10. See John 16:33.

  11. See 2 Nephi 2:2.

  12. See Job 42:10, 12–13; Jacob 3:1.

  13. Alma 40:5.

  14. See Mosiah 4:9.

  15. See Russell M. Nelson, “Let God Prevail,” Ensign or Liahona, Nov. 2020, 93. Myopic means nearsighted.

  16. For example, Captain Moroni affirmed that it is wrong for individuals to stand by and “do nothing” when they can assist others (see Alma 60:9–11; see also 2 Corinthians 1:3–4).

  17. Doctrine and Covenants 58:27; see also verses 26, 28–29.

  18. John 8:7.

  19. See John 8:10–11; the Joseph Smith Translation of verse 11 includes, “And the woman glorified God from that hour, and believed on his name,” suggesting that the Savior’s lack of condemnation and His commandment to “sin no more” impacted the rest of the woman’s life.

  20. Bryan Stevenson, Just Mercy: A Story of Justice and Redemption (2015), 308–9.

  21. See Matthew 25:31–46.

  22. See Acts 10:38; see also Russell M. Nelson, “The Second Great Commandment,” Ensign or Liahona, Nov. 2019, 96–100.

  23. See Doctrine and Covenants 1:17, 22–23.

  24. These precepts are clearly articulated in “The Restoration of the Fulness of the Gospel of Jesus Christ: A Bicentennial Proclamation to the World,”

  25. Alma 62:41.

  26. See Amos C. Brown, in Boyd Matheson, “‘It Can Be Well with This Nation’ If We Lock Arms as Children of God,” Church News, July 25, 2019,

  27. Alma 31:38.

  28. See Luke 4:16–19. To heal the brokenhearted is to restore those whose mind, will, intellect, or inner self has been shattered or crushed (see James Strong, The New Strong’s Expanded Exhaustive Concordance of the Bible [2010], Hebrew dictionary section, 139 and 271).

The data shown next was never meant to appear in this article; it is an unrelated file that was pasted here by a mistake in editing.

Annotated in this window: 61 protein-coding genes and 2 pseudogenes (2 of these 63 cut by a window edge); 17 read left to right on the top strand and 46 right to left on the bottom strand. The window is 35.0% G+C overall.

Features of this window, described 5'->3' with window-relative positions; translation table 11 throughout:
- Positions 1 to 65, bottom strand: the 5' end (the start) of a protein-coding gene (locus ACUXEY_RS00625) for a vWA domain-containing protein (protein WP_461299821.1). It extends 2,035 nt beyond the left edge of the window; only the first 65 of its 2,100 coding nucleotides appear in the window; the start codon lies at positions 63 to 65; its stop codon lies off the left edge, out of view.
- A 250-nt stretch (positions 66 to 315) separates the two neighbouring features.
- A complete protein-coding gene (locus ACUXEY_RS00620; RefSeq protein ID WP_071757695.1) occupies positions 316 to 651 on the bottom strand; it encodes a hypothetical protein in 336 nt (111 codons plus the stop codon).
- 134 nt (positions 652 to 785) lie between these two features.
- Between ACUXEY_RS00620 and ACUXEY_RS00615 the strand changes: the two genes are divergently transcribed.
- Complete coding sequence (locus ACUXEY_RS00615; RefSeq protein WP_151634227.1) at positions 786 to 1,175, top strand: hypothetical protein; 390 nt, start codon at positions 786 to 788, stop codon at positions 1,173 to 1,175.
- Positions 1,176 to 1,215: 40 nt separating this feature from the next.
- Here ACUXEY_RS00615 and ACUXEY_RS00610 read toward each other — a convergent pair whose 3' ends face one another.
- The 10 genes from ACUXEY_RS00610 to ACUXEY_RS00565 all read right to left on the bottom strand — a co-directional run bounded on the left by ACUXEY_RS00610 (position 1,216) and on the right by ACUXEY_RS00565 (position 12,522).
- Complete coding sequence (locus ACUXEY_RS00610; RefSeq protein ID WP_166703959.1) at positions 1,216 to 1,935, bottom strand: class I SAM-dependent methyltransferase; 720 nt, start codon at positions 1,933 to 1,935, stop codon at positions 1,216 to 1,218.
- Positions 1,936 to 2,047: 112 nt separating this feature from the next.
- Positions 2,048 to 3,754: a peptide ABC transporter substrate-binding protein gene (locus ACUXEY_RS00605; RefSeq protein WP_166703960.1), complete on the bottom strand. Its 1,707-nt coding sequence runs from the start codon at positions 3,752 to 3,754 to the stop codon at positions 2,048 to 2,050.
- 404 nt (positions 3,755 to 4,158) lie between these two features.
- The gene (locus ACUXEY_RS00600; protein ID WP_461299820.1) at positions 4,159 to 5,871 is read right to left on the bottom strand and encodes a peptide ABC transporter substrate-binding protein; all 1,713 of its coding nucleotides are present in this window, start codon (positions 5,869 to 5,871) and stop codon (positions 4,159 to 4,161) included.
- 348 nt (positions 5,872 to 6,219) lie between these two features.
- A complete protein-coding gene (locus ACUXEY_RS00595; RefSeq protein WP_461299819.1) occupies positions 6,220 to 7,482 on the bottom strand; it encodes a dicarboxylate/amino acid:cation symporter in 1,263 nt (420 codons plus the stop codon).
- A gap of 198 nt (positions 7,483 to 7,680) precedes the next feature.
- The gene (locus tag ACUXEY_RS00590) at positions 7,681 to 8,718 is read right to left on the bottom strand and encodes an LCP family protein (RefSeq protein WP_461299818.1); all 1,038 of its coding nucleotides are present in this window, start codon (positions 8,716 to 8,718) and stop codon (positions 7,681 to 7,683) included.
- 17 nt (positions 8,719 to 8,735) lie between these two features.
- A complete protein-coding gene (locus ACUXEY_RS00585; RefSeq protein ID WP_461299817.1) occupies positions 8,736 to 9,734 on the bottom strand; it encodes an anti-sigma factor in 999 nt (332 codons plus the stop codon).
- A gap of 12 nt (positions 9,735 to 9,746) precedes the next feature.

29. See, for instance, Russell M. Nelson, “Let God Prevail,” Ensign or Liahona, Nov. 2020, 94; Dallin H. Oaks, “Love Your Enemies,” Ensign or Liahona, Nov. 2020, 26–29. President Nelson exhorted: “Today I call upon our members everywhere to lead out in abandoning attitudes and actions of prejudice. I plead with you to promote respect for all of God’s children.” This is more than just being opposed to attitudes and actions of prejudice. President Oaks quoted the Reverend Theresa A. Dear: “Racism thrives on hatred, oppression, collusion, passivity, indifference and silence.” Then he said, “As members of The Church of Jesus Christ of Latter-day Saints, we must do better to help root out racism.”

  30. See Isaiah 61:3. Receiving a crown of beauty means that we become joint-heirs with Jesus Christ in the kingdom of God. See also Donald W. Parry, Jay A. Parry, and Tina M. Peterson, Understanding Isaiah (1998), 541–43.